Configure VNC Server on Fedora

In computing, Virtual Network Computing (VNC) is a graphical desktop sharing system that uses the RFB protocol to remotely control another computer. It transmits the keyboard and mouse events from one computer to another, relaying the graphical screen updates back in the other direction, over a network.

VNC is platform-independent – a VNC viewer on one operating system may connect to a VNC server on the same or any other operating system. There are clients and servers for many GUI-based operating systems and for Java. Multiple clients may connect to a VNC server at the same time. Popular uses for this technology include remote technical support and accessing files on one's work computer from one's home computer, or vice versa.

- From Wikipedia -

Configure VNC Server in Fedora (or maybe in other GNU/Linux systems) is different like we usually done in Windows, it's definitely far from "Click -> Next -> Finish" thing. But don't worry, it's not always that hard in practical.

First Thing First: "Install VNC Server"
$ su -c 'yum install vnc-server vnc'
I will skip the explanation of this part :D

The Second: "Configuration"

On Fedora system, the VNC Server configuration is located at: "/etc/sysconfig/vncservers". Let's edit the configuration file:
$ su -c 'vim /etc/sysconfig/vncservers'
Find this line at the bottom of the file:
VNCSERVERARGS[2]="-geometry 800x600 -nolisten tcp -nohttpd -localhost"
I recommend you to change it like this:
VNCSERVERARGS[1]="-geometry 1024x768"
yourdesiredusernameis the username that you allowed to access VNC. Please note this part, the prefix number on
is Xorg display that you want to use for VNC.

If you use display number 2, and then VNC Server will use TCP Port 5902 (5900 + 2). So, when you prefer to use port 5901, you have to change display number to 1. And dont forget to change also display number argument on VNCSERVERARGS[display_number].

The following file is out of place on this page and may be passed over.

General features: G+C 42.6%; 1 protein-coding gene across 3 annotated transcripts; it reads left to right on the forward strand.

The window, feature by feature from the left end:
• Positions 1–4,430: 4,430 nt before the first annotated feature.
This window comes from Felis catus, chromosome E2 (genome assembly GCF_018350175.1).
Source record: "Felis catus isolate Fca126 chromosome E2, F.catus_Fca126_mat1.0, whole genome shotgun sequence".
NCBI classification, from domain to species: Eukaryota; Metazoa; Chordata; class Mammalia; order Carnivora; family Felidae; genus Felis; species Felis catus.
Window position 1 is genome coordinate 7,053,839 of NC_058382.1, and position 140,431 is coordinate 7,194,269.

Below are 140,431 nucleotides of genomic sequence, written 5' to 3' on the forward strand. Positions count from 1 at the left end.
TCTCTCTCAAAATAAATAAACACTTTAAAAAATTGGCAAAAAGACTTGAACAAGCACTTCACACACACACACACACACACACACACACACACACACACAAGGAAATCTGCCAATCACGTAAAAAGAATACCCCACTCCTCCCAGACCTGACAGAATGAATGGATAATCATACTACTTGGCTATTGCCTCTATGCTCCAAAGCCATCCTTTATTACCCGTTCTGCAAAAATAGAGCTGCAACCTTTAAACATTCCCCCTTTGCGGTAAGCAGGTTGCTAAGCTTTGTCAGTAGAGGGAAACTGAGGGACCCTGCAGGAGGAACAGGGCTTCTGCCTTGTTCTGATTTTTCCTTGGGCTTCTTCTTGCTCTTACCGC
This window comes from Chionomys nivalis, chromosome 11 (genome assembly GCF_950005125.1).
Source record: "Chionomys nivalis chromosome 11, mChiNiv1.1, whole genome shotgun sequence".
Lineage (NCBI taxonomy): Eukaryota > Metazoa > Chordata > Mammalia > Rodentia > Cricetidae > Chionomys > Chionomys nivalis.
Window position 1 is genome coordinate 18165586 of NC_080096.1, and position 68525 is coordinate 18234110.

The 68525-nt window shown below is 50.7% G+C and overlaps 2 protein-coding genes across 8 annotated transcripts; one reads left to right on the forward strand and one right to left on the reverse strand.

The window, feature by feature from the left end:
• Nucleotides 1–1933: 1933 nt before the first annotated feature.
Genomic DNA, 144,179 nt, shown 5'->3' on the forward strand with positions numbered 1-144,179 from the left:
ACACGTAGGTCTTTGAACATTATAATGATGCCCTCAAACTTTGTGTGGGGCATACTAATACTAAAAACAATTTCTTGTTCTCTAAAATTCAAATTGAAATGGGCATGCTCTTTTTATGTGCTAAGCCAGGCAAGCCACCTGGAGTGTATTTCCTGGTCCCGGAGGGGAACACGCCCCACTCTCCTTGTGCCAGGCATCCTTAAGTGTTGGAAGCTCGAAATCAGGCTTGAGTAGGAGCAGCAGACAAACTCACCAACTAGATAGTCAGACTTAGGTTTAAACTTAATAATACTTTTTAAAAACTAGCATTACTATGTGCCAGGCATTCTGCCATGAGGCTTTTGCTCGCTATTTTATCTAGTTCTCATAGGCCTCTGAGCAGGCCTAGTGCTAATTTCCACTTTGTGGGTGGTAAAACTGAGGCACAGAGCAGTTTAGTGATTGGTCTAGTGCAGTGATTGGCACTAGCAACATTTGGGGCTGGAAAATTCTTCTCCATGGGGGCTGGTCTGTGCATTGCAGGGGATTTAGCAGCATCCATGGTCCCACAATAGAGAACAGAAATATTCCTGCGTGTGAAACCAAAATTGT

The Third (Last): "User Password & XStartup"

Login as the user that you've specified on VNC Server configuration and then run:
$ vncpasswd
You will be prompted with password and confirmation dialog. As soon as you finished, edit the xstartup configuration with this command:
$ vim ~/.vnc/xstartup
Change it like this:
# Uncomment the following two lines for normal desktop:

exec /etc/X11/xinit/xinitrc
[ -x /etc/vnc/xstartup ] && exec /etc/vnc/xstartup
[ -r $HOME/.Xresources ] && xrdb $HOME/.Xresources
xsetroot -solid grey
gdm &
This configuration allow VNC to use normal desktop access with GDM (GNOME Display Manager). Default configuration only allow VNC user to use TWM and XTerm (why do we need VNC if we're just want to access the terminal :p).

Ok, now we start the VNC Server service with this command:
$ su -c 'service vncserver start'

Starting VNC server: 1:yourdesiredusername
New ' (yourdesiredusername)' desktop is

Starting applications specified in /home/yourdesiredusername/.vnc/xstartup
Log file is /home/yourdesiredusername/.vnc/          [ OK ]
If you want to enable this each time computer boot, just run this command:
$ su -c 'chkconfig vncserver on'
Before you try access with VNC Client, remember to open firewall port that you use for VNC Server. In this example, we need to open TCP Port 5901.

Now you can run VNC Client to connect to this VNC Server with this address:

Happy Remoting!